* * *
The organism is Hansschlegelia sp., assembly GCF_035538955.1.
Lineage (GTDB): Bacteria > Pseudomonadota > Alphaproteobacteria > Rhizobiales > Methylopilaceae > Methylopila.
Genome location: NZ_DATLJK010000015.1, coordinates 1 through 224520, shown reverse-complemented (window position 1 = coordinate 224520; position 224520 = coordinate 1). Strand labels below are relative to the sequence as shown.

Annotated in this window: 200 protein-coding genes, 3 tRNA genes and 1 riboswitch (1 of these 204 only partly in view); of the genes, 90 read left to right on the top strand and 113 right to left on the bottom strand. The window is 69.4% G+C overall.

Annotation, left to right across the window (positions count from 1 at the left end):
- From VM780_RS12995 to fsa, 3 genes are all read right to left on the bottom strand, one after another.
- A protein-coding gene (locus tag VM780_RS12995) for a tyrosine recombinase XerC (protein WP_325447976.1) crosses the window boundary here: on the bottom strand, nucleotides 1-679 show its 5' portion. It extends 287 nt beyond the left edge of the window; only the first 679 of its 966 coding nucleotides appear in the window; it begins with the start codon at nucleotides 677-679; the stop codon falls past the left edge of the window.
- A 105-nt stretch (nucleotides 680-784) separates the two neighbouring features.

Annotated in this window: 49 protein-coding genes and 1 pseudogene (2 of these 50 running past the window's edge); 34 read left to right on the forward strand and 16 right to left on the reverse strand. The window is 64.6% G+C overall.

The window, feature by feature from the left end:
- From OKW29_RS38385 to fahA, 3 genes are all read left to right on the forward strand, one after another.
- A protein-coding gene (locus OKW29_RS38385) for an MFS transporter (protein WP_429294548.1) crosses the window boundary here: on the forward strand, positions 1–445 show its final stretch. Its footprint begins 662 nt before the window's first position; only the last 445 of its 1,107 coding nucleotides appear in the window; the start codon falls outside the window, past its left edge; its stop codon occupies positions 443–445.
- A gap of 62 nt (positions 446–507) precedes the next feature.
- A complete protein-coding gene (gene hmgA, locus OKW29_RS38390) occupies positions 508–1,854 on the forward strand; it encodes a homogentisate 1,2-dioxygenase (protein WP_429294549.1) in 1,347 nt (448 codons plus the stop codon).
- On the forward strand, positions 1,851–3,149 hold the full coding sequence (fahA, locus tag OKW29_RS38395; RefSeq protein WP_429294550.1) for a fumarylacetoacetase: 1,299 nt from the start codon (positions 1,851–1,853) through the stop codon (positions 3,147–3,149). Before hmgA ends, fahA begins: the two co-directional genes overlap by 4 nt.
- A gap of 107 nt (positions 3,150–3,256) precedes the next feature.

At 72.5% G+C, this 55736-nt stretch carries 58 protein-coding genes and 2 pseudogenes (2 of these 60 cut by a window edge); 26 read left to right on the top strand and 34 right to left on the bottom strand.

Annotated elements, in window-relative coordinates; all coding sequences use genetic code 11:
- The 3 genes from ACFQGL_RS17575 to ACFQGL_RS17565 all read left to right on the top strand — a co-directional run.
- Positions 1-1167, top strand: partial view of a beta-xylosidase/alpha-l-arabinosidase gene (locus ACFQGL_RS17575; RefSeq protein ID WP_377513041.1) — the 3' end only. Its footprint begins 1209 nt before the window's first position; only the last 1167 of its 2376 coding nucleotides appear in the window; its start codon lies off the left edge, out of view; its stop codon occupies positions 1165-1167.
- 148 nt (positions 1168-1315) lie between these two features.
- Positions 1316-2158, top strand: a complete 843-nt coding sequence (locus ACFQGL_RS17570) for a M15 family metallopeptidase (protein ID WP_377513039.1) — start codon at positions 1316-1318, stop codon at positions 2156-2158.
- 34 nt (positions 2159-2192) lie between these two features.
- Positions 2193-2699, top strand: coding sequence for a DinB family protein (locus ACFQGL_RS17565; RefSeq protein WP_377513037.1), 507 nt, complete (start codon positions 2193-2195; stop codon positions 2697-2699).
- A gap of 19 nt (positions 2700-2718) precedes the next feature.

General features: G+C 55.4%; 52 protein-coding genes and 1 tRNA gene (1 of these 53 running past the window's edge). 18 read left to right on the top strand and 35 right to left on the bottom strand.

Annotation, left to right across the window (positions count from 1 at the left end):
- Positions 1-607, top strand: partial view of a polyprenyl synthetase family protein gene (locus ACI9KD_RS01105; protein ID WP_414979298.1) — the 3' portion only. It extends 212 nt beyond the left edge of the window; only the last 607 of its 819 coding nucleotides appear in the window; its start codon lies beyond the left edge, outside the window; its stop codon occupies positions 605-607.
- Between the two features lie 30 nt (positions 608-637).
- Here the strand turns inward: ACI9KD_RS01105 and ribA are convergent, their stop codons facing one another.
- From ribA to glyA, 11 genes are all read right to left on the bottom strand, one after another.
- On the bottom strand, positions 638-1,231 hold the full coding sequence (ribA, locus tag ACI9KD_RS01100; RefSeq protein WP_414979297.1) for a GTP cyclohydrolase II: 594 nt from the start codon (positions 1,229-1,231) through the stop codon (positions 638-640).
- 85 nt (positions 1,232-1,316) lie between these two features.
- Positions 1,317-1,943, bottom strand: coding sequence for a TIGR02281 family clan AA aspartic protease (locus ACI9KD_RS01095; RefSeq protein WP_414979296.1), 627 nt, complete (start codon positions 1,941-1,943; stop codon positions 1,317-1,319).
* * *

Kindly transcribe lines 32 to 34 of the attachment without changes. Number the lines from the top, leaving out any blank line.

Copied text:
- On the bottom strand, positions 638-1,231 hold the full coding sequence (ribA, locus tag ACI9KD_RS01100; RefSeq protein WP_414979297.1) for a GTP cyclohydrolase II: 594 nt from the start codon (positions 1,229-1,231) through the stop codon (positions 638-640).
- 85 nt (positions 1,232-1,316) lie between these two features.
- Positions 1,317-1,943, bottom strand: coding sequence for a TIGR02281 family clan AA aspartic protease (locus ACI9KD_RS01095; RefSeq protein WP_414979296.1), 627 nt, complete (start codon positions 1,941-1,943; stop codon positions 1,317-1,319).